How can you tell you've been infected by malware?

If your systems are infected by malware it’s entirely possible you won’t be able to detect its presence, but there are a few telltale signs to look out for.

These include

  • problems are shutting down or restarting your computer
  • your computer feels slow - much slower than it used to be
  • some files are going missing
  • your system crashes often or there are a lot of new error messages
  • new pop-up windows - (keep an eye out for ones asking that you call a help centre)
  • new installed applications (toolbars, etc.) that you don’t remember installing
  • overworked hard drive (the cooling fan or hard drive spin up when you aren't doing much)
  • contacts are receiving emails from your account that you didn’t send
  • your antivirus programs seem to be throwing up errors.

Common modes of cyber attack to be on the lookout for

Most infections arrive via infected websites or emails and usually need to be installed in some way. Most of the time they require some form of permission to do this, disguised as official looking requests from trusted colleagues, business partners or recognised brand names. In other instances they may simply take advantage of systems security vulnerabilities.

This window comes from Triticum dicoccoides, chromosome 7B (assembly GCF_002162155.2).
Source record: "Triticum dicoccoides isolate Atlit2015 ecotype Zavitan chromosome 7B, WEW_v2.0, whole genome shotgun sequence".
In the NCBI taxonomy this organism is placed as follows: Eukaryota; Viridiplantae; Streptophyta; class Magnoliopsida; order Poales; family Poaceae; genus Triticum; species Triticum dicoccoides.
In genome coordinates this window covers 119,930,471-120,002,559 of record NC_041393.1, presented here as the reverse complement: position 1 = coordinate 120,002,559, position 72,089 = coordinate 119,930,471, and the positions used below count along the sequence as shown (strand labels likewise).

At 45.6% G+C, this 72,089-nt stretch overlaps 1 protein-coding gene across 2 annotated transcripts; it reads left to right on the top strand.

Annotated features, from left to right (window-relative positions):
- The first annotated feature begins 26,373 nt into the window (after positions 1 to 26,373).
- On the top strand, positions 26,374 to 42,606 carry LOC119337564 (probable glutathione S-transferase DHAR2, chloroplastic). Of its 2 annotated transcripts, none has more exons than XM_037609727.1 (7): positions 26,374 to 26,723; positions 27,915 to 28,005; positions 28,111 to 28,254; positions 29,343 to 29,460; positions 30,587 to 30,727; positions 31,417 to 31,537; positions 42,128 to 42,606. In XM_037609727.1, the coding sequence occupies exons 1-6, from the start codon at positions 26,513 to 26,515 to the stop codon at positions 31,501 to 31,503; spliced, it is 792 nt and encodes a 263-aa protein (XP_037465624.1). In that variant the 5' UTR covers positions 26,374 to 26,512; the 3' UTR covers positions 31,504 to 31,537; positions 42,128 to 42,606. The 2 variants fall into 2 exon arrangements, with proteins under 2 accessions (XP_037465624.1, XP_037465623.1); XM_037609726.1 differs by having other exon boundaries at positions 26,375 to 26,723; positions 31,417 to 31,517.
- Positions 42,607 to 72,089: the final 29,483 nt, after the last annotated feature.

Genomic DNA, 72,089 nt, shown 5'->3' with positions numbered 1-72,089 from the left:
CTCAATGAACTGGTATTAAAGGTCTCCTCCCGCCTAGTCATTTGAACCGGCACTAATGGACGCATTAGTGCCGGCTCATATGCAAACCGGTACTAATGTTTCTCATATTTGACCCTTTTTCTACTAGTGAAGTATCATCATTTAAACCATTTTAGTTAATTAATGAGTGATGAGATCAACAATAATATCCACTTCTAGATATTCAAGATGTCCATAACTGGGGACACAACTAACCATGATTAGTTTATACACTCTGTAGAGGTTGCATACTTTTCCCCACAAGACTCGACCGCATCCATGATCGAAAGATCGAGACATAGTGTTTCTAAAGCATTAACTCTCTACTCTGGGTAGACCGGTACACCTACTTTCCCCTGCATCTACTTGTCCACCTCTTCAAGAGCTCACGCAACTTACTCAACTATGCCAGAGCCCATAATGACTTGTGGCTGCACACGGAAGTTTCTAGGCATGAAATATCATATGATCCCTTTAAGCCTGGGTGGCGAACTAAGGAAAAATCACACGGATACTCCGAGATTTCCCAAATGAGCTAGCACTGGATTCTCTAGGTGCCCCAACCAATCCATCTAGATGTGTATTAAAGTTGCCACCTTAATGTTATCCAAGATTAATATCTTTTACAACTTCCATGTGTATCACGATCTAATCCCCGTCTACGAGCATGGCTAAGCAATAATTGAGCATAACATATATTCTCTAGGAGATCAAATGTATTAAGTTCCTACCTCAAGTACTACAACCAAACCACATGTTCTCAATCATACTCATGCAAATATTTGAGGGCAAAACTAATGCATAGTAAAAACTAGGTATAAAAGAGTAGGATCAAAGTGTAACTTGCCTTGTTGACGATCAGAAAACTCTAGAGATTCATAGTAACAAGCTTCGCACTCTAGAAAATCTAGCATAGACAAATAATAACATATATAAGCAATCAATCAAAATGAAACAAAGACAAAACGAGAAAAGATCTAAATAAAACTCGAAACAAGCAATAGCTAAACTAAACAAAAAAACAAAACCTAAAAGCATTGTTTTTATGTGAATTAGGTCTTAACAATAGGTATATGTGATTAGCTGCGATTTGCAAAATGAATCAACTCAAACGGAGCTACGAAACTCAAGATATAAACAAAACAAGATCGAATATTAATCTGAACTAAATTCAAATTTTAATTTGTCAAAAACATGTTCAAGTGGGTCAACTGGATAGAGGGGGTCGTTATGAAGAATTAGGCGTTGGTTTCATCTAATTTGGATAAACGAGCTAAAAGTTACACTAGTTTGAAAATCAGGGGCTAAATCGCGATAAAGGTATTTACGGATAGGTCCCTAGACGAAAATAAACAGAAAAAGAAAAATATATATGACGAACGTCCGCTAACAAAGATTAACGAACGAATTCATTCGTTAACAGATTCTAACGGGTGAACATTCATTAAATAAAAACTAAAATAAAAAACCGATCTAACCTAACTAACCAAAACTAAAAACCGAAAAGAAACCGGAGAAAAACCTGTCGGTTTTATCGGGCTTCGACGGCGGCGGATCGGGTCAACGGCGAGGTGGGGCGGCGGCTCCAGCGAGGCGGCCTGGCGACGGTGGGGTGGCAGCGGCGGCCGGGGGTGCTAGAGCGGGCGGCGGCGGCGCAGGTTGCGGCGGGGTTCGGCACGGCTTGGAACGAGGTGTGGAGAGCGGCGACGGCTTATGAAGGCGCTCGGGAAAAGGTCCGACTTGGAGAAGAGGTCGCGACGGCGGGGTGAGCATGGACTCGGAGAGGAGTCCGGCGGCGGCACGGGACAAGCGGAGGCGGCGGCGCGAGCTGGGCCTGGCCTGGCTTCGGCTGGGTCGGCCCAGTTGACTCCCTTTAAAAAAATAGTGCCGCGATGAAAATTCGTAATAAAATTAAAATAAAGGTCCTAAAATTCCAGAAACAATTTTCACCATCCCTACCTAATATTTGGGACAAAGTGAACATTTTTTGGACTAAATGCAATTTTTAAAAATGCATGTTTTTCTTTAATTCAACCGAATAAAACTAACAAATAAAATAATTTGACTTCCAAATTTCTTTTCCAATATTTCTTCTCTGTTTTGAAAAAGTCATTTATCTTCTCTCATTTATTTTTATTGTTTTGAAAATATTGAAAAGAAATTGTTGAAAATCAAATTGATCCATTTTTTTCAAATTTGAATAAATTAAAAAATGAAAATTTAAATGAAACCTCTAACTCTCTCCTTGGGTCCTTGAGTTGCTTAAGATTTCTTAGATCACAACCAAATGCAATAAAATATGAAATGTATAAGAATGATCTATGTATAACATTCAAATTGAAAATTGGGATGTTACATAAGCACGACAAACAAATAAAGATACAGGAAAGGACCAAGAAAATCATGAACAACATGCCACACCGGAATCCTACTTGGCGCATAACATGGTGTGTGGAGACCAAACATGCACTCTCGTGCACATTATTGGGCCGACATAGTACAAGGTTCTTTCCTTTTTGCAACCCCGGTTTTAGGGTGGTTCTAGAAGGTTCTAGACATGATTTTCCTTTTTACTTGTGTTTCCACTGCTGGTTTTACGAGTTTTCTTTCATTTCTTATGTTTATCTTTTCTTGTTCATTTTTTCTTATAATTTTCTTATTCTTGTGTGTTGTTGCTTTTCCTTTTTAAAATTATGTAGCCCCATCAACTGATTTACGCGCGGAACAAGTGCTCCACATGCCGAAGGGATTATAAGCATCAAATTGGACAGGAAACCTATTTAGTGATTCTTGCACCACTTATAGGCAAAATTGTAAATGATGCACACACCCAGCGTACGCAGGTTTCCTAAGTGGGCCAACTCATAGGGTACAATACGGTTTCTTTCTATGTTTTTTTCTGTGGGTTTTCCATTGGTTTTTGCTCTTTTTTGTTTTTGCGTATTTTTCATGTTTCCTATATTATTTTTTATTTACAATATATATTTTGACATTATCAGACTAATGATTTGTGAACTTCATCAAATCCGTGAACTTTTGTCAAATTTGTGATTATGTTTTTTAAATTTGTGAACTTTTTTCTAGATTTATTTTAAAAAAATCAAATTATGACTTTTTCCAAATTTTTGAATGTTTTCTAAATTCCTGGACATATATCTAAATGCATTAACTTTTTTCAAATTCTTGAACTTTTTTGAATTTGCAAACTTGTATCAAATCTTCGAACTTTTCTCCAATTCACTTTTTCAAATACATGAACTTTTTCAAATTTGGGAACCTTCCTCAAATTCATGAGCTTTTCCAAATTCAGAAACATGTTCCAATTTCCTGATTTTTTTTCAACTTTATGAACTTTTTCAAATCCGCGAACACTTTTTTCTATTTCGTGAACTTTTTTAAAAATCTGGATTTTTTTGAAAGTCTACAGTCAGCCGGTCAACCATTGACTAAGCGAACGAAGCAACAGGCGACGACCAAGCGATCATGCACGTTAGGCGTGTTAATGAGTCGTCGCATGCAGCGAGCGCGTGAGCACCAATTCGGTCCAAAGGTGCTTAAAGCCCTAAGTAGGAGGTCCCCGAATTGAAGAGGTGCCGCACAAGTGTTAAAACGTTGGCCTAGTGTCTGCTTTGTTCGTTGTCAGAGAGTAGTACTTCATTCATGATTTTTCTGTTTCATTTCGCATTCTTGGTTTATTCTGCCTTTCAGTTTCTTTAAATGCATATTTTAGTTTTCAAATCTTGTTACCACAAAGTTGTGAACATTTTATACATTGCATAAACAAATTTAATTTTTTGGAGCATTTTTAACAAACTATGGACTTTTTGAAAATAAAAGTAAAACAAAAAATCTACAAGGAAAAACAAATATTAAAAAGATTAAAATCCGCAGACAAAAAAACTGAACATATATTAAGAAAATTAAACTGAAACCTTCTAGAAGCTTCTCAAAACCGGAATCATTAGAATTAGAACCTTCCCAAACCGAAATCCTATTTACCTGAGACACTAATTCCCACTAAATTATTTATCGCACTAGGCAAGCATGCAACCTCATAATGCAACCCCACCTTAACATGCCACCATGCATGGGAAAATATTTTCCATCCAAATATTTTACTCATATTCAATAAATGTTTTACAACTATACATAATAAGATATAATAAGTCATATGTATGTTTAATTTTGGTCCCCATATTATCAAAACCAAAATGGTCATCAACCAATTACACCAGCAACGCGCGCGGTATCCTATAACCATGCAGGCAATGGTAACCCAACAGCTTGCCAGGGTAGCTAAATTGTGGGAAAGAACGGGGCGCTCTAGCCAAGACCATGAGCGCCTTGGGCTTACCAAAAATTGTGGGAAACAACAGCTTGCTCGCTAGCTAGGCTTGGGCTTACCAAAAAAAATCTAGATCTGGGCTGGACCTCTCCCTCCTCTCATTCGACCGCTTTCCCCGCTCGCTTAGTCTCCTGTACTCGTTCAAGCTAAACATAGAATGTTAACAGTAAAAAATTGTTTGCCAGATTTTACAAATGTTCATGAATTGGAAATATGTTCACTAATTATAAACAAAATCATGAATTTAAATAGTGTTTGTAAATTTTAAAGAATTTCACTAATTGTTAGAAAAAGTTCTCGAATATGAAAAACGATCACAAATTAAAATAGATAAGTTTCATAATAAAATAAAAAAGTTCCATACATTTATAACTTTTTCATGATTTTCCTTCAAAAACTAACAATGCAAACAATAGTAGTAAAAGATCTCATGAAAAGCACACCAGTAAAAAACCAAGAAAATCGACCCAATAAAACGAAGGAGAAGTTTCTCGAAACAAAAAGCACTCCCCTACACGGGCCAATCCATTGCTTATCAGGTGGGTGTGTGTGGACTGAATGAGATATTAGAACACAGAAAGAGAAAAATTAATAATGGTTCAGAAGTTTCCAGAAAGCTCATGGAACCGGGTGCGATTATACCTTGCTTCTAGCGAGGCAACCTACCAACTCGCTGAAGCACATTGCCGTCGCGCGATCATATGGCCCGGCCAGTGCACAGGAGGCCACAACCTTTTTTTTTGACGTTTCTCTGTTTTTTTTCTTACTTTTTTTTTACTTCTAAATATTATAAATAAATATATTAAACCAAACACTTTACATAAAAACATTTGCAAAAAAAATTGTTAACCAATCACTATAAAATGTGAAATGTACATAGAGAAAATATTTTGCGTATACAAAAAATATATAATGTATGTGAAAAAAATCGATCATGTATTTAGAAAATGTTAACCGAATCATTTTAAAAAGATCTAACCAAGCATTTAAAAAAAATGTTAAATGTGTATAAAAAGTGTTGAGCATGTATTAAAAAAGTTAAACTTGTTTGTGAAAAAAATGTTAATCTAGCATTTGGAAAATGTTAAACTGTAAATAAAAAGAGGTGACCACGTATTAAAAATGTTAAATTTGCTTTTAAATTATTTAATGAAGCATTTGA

You may have clicked on a hacked website, downloaded infected files or ‘free’ software. Malicious apps like viruses and trojans can hide in seemingly legitimate applications, especially when they are downloaded from websites or messages instead of from a secure app store. Then there’s the ‘drive by’ malware download from a legitimate website that has been hacked and a malicious page or banner ad inserted, infecting unsuspecting visitors to the site.